Enterprise cognitive computing (ECC), or artificial intelligence to streamline business operations, is slowly but steadily becoming more popular, especially in many blue-collar industries. These industries, especially manufacturing, usually take longer to produce revenue, as they rely on physical labor and are more prone to human error. AI can help to hasten their ROIs by automating some of their operations, freeing workers to do higher-skilled, more creative tasks. For example, an AI-powered machine can be programmed to perform repetitive tasks that would typically be time-consuming if done solely by human beings. In addition, AI allows companies to monitor and troubleshoot in real-time, saving them money and time that might have been lost due to unforeseen human error.
Predictive Analytics can also help businesses to manufacture their products more efficiently. Programming the machine to identify patterns and behaviors in the data it collects can more accurately predict the amount of product necessary to generate revenue. With predictive analytics, businesses no longer worry about the financial costs accrued when they overproduce. As a result, they are much less wasteful and much more mindful of the amount of product they produce, reducing their waste.
Effectively Integrating ECC
While Artificial Intelligence and machine learning present a more efficient way to process, clean, sort, and understand data, many companies are still slow to utilize its incredible advantages or lack the fundamental capabilities to use it properly. In a study conducted by MIT Sloan Management Review, researchers concluded that to successfully integrate ECC into a business and utilize its full potential in cutting costs and generating revenue, a company must be capable of data science competence, business domain proficiency, enterprise architecture expertise, an operational IT backbone, and digital inquisitiveness.
Put simply, a business must acquire:
- Data Science Competence: A company must possess the skills to extract, collect, clean, and sort data in a way that is relevant to operational outcomes. This can be achieved through the use of highly skilled highly trained data scientists who possess the skills to program a machine to collect and process relevant data and identify meaningful patterns and probabilities in said data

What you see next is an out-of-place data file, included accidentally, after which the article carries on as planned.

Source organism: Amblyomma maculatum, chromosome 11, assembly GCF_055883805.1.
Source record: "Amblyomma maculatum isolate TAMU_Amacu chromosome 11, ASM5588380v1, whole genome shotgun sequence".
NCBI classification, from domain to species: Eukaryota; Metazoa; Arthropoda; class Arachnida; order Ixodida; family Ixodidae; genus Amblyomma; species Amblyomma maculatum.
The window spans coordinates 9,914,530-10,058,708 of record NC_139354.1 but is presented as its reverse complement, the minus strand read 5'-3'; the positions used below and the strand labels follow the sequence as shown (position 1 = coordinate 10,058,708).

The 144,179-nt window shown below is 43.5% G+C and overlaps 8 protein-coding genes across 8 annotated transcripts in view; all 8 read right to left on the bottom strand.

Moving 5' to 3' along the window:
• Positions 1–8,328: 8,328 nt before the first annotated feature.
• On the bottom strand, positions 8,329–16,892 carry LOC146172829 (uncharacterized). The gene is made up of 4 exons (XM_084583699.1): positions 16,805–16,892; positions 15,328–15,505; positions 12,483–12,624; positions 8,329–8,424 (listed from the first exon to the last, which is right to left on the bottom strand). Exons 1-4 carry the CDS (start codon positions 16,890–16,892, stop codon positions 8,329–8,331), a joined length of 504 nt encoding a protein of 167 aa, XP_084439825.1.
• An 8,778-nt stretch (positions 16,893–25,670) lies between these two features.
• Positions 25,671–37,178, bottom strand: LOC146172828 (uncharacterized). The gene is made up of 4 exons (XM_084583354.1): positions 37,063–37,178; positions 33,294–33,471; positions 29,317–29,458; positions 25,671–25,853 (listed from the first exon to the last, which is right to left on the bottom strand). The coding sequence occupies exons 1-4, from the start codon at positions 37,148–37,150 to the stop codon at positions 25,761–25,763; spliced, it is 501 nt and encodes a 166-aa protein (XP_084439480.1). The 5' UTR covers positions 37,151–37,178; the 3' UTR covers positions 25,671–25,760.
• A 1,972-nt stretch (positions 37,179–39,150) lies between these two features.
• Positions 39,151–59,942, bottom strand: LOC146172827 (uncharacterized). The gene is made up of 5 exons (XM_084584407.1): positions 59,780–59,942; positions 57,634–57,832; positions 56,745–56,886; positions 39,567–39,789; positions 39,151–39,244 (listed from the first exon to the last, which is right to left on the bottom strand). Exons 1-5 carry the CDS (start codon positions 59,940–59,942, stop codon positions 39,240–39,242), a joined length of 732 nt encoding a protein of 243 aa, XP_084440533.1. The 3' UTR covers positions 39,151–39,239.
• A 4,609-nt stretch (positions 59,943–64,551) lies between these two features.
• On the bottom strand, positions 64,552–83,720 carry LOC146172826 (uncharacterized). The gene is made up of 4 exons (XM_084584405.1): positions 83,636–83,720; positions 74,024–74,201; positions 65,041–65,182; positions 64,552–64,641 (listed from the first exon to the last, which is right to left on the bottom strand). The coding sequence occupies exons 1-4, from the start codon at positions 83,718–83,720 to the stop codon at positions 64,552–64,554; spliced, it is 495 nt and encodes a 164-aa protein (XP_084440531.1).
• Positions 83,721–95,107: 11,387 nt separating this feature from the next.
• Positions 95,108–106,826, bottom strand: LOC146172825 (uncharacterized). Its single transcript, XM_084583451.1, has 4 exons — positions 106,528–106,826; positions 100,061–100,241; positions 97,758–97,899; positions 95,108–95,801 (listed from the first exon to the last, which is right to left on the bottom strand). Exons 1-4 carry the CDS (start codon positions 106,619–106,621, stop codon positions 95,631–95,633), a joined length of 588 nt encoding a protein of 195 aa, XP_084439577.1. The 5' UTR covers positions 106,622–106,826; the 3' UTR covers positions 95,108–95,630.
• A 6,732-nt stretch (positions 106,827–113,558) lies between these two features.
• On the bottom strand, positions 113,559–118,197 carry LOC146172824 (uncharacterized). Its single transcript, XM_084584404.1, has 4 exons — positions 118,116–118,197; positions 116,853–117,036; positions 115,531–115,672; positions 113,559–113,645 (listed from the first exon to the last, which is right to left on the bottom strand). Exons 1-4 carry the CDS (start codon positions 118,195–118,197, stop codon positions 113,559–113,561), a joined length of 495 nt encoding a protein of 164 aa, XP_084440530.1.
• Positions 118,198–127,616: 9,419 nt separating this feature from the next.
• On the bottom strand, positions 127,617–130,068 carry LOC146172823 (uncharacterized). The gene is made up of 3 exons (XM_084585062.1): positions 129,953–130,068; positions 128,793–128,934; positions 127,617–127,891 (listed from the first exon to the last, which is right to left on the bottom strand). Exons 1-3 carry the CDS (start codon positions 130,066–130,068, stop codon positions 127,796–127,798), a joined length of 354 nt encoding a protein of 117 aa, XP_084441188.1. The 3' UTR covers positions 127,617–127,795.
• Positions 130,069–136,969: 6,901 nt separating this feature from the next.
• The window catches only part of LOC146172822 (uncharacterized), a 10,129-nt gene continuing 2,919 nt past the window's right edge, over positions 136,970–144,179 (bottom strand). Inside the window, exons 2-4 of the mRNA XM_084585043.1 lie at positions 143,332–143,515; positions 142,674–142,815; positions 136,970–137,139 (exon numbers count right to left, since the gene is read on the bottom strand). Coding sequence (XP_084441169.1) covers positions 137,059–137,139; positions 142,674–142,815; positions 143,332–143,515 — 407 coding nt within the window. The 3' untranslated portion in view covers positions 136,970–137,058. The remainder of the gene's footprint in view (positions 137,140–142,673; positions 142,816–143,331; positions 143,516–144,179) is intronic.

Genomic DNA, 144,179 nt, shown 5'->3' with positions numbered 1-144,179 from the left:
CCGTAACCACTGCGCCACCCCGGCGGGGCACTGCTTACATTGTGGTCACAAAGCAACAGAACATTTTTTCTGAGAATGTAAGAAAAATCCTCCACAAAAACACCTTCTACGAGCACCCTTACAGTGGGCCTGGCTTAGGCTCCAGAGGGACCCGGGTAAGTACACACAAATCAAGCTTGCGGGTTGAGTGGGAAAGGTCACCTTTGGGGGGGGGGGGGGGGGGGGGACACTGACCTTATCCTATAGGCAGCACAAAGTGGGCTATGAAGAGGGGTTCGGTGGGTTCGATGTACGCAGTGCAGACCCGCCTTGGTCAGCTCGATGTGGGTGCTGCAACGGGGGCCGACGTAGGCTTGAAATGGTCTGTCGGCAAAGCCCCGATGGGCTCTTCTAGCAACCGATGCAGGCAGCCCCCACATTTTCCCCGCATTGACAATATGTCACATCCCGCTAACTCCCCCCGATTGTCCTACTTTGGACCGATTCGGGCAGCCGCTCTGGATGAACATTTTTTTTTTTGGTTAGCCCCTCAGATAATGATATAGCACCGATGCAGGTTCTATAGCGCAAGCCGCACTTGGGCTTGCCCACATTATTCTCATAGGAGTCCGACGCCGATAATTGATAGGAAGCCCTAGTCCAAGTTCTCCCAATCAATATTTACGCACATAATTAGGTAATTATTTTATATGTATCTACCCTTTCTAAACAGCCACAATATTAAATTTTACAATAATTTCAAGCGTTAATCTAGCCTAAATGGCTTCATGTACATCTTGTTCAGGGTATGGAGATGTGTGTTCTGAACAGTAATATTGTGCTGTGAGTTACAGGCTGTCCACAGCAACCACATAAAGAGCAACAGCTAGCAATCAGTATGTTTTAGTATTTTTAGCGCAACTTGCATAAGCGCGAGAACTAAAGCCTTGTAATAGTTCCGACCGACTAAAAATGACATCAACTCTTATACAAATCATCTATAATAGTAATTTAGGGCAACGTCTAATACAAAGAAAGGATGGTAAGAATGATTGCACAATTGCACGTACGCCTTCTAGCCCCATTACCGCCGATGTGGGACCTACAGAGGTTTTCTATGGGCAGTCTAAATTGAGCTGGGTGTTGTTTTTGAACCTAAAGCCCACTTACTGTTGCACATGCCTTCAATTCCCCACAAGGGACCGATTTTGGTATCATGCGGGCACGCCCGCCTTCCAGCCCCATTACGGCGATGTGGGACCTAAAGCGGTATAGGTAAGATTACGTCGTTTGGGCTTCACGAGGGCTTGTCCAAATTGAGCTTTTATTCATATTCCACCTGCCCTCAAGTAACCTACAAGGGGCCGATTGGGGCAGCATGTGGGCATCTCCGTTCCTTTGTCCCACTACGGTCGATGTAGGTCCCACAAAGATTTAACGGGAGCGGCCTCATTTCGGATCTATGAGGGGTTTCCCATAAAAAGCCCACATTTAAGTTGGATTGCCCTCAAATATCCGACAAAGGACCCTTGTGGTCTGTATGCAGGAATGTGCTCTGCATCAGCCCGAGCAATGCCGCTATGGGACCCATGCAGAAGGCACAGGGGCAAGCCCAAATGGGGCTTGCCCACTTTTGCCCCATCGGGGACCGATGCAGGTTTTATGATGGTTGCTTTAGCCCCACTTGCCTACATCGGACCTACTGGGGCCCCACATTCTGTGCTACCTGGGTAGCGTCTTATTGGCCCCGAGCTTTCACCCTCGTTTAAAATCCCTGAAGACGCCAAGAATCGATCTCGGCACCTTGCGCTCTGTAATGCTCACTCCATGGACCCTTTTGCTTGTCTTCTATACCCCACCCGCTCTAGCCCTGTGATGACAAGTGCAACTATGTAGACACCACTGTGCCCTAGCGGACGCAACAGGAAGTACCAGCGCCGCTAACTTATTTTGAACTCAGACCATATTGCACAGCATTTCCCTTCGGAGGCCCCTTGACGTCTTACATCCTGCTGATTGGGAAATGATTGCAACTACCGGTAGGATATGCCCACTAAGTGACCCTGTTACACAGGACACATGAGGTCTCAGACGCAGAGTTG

- Business Domain Proficiency: How does the data collected relate to the overall goals of the business. AI can collect a ton of data in a flash, but most of it is irrelevant and must be processed for insights to be of any use to a business. With a business’s value/goal clearly outlined, it is easier to curate the data towards those goals and train the AI to look for relevant information.
- Enterprise Architecture Expertise: Businesses must uproot outdated practices in favor of more innovative practices, policies, and procedures if they want to make the best use of the data they hope to collect with AI. Implementing ECC into an organization is not a guarantee for success if nothing about a company fundamentally changes to increase its value output.
- Operational IT backbone: Companies must have the IT capabilities to train AI to extract value for data properly. This means they must have the know-how to support ECC with valuable, high-quality data. In addition, a proper IT backbone will serve to streamline the function of ECC function most effectively by helping it allocate operational procedures and tasks.
- Digital Inquisitiveness: Data alone cannot be used to make decisions. Although data can provide much-needed and valuable insight into potential customers, it alone can only offer a business a prediction or a probability about customer behavior. Therefore, a company must have the desire to be critical with its judgment using AI and its data processing capabilities as a tool.
AI has allowed companies to automate tasks that previously relied on manpower to work. Though the future where entire industries are machine-powered is a way off from being a reality, artificial intelligence can still provide much-needed value and innovation to many sectors. Of course, with any new form of technology, there will always be questions of security and privacy that must be addressed. But the future that AI has represented for many industries still looks very bright.